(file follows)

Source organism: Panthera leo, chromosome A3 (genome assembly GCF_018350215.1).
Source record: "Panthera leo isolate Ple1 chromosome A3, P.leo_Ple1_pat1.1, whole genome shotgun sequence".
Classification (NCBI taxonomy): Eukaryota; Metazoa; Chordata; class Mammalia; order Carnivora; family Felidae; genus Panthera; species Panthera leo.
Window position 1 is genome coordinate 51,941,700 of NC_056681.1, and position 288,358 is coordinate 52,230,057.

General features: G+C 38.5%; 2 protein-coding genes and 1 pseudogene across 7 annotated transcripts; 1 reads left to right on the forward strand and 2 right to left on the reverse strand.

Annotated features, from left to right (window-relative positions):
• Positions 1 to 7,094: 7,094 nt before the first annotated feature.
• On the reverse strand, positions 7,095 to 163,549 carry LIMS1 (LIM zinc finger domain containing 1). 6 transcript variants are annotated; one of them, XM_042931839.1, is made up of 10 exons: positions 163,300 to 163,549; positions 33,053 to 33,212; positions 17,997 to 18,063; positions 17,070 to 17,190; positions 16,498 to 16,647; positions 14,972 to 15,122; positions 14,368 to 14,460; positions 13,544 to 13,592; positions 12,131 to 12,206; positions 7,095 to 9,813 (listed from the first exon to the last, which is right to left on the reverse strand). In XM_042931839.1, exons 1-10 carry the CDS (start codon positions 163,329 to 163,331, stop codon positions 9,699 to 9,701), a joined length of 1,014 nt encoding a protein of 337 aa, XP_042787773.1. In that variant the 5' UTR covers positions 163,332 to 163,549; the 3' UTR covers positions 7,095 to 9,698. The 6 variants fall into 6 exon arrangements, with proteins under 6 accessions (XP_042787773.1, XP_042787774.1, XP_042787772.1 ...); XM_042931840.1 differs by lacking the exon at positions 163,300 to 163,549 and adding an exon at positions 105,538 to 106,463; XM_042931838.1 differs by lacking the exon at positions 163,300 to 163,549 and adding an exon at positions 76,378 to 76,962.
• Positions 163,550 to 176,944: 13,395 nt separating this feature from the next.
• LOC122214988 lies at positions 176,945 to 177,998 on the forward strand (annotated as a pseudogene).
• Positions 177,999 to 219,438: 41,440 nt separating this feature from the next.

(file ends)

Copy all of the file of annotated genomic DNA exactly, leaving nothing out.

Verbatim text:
Source organism: Panthera leo, chromosome A3 (genome assembly GCF_018350215.1).
Source record: "Panthera leo isolate Ple1 chromosome A3, P.leo_Ple1_pat1.1, whole genome shotgun sequence".
Classification (NCBI taxonomy): Eukaryota; Metazoa; Chordata; class Mammalia; order Carnivora; family Felidae; genus Panthera; species Panthera leo.
Window position 1 is genome coordinate 51,941,700 of NC_056681.1, and position 288,358 is coordinate 52,230,057.

General features: G+C 38.5%; 2 protein-coding genes and 1 pseudogene across 7 annotated transcripts; 1 reads left to right on the forward strand and 2 right to left on the reverse strand.

Annotated features, from left to right (window-relative positions):
• Positions 1 to 7,094: 7,094 nt before the first annotated feature.
• On the reverse strand, positions 7,095 to 163,549 carry LIMS1 (LIM zinc finger domain containing 1). 6 transcript variants are annotated; one of them, XM_042931839.1, is made up of 10 exons: positions 163,300 to 163,549; positions 33,053 to 33,212; positions 17,997 to 18,063; positions 17,070 to 17,190; positions 16,498 to 16,647; positions 14,972 to 15,122; positions 14,368 to 14,460; positions 13,544 to 13,592; positions 12,131 to 12,206; positions 7,095 to 9,813 (listed from the first exon to the last, which is right to left on the reverse strand). In XM_042931839.1, exons 1-10 carry the CDS (start codon positions 163,329 to 163,331, stop codon positions 9,699 to 9,701), a joined length of 1,014 nt encoding a protein of 337 aa, XP_042787773.1. In that variant the 5' UTR covers positions 163,332 to 163,549; the 3' UTR covers positions 7,095 to 9,698. The 6 variants fall into 6 exon arrangements, with proteins under 6 accessions (XP_042787773.1, XP_042787774.1, XP_042787772.1 ...); XM_042931840.1 differs by lacking the exon at positions 163,300 to 163,549 and adding an exon at positions 105,538 to 106,463; XM_042931838.1 differs by lacking the exon at positions 163,300 to 163,549 and adding an exon at positions 76,378 to 76,962.
• Positions 163,550 to 176,944: 13,395 nt separating this feature from the next.
• LOC122214988 lies at positions 176,945 to 177,998 on the forward strand (annotated as a pseudogene).
• Positions 177,999 to 219,438: 41,440 nt separating this feature from the next.